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Alumni Hall of Fame 2016
Though a long time coming, it is common today to see the fruits of artificial intelligence appearing all around us. Part of that world is a set of computer vision systems that mimic our own sensing and reasoning capabilities. One of the earliest versions of such a system was developed forty years ago, when Gerald Agin and Gerald Gleason developed the “SRI Vision Module,” which analyzed two-dimensional images to locate and inspect manufactured parts. The emphasis was on material handling and, in particular, assisting the use of robots in manufacturing. According to a 1983 NASA report, their contribution became the “basis for several sophisticated commercial vision systems.” SRI sold this module to 15 different companies and in doing so helped them introduce computer vision into the automation systems that began appearing in the 1980s and 1990s. The success of this new sensory feedback technique gave SRI a lasting reputation in the field.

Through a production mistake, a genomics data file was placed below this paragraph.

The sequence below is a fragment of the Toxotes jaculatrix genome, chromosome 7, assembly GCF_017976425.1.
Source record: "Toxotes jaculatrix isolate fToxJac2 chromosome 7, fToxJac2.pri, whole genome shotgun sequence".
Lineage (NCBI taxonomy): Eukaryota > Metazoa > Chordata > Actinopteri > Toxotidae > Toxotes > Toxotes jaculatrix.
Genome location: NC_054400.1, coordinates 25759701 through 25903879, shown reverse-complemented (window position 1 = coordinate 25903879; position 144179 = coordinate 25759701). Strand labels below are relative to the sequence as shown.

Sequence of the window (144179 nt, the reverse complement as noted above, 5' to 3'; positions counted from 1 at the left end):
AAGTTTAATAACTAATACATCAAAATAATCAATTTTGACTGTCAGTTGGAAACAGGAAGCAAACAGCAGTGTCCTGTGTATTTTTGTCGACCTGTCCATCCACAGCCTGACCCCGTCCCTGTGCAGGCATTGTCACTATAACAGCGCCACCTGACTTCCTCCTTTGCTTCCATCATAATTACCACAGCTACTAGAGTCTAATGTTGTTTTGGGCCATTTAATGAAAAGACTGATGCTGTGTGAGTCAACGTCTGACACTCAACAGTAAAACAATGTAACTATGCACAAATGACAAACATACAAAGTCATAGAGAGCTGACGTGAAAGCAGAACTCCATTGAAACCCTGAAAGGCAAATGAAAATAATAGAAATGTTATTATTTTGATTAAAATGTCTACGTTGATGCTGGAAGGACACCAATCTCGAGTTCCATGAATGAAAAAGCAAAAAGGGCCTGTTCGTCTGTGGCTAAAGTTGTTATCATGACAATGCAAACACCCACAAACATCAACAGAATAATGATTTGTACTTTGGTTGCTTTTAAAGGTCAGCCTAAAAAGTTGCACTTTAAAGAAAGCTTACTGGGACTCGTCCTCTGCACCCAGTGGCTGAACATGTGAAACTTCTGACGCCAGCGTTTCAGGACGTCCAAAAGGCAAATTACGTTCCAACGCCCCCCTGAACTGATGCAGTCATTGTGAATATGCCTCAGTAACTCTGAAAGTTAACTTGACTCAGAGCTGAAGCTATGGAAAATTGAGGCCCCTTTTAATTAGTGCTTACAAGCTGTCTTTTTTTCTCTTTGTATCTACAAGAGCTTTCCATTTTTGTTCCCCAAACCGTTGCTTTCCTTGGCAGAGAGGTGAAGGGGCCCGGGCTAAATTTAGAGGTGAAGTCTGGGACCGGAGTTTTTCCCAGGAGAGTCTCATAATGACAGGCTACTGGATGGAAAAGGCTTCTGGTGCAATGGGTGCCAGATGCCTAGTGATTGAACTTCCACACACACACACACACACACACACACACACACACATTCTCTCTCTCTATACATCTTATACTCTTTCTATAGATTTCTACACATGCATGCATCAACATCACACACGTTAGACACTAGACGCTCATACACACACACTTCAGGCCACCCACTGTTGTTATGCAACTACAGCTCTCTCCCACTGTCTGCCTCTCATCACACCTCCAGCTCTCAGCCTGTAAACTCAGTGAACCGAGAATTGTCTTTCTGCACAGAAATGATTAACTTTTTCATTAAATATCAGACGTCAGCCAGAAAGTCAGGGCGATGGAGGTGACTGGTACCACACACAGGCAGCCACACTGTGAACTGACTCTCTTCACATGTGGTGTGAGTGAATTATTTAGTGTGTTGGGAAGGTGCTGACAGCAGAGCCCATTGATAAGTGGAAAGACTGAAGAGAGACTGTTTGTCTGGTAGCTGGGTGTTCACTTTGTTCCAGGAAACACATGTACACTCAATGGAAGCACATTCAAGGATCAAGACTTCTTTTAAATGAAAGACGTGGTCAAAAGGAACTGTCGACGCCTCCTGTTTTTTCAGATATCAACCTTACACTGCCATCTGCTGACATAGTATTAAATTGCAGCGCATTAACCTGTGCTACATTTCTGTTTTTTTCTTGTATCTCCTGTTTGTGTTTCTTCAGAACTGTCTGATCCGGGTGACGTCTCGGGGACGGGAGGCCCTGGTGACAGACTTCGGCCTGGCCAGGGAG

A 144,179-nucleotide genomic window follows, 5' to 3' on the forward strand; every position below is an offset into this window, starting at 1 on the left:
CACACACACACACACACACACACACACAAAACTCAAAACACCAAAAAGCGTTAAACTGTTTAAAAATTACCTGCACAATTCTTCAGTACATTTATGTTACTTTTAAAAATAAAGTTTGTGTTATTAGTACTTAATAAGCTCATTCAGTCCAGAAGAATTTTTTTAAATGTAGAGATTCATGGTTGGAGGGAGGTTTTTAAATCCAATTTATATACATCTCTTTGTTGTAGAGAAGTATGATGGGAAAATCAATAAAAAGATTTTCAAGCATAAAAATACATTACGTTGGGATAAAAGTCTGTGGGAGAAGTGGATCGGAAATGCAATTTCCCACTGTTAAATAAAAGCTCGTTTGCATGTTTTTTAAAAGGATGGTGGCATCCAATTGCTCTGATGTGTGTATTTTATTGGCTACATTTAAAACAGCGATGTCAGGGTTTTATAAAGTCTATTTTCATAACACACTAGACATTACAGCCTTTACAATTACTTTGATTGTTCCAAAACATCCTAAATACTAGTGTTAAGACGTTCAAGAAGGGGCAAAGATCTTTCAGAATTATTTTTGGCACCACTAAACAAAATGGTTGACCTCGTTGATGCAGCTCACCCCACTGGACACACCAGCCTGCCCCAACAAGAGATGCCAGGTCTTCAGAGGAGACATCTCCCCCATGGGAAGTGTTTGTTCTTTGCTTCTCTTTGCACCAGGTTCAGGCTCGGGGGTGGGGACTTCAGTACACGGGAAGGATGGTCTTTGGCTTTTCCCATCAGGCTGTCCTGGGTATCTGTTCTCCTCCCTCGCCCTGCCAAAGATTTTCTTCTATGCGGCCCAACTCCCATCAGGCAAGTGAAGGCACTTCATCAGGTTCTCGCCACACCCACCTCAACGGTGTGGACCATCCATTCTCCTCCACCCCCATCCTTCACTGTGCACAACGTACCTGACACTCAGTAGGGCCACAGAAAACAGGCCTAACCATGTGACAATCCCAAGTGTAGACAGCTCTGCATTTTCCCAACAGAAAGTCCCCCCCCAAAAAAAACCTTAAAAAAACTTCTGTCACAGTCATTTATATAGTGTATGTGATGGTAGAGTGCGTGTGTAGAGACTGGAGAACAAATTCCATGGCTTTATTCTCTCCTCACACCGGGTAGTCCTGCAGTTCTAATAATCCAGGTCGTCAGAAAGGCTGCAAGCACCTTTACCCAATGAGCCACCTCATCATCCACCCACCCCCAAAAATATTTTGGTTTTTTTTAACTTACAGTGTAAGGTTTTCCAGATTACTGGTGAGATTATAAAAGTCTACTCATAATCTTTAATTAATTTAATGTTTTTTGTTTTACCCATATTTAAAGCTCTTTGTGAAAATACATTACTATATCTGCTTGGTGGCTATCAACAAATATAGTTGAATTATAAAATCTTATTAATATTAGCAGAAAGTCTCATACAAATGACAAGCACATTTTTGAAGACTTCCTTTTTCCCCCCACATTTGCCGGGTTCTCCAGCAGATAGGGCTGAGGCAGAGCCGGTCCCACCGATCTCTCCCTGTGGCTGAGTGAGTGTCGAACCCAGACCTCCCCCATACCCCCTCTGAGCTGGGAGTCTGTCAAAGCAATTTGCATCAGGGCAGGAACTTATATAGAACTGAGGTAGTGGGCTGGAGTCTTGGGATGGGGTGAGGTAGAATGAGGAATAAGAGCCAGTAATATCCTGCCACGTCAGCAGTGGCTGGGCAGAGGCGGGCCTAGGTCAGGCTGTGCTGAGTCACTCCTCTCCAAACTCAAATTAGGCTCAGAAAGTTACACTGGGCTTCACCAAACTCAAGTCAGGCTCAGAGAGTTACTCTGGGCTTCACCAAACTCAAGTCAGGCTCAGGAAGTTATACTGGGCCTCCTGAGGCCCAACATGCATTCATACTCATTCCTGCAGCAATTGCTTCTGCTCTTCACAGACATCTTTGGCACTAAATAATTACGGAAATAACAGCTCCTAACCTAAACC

In 1995, SRI won a project from the Defense Research Projects Agency (DARPA), the technology of which would meet a significant need in American ground forces. As the Middle East conflicts began to draw in Army National Guard troops from across the nation, it was clear that these forces needed premobilization training. SRI’s technology, called Deployable Force-on-Force Instrumented Range System (DFIRST), could instrument ground force soldiers and their equipment so well that training maneuvers could realistically simulate battlefield conditions, as well as augment mission planning and assessment. The program was so successful that for more than two decades Army National Guard units and the U.S. Army became strong advocates and sponsors of this sizable and still ongoing work. Though it obviously takes teams to make efforts of this size work, in this case two people stand out: Gerald Lucha, for leading the design and implementation of the enabling technology, and Michael Boldrick, for his leadership in building the long-term sponsorships and hiring the appropriate staff for such military fieldwork. The awardees’ complementary contributions have enabled SRI to contribute markedly to the readiness of our troops as well as the overall health of the Institute. The program, one of the largest at SRI over its 20-year history, grew to such importance that in 2015 it was spun off as an SRI subsidiary.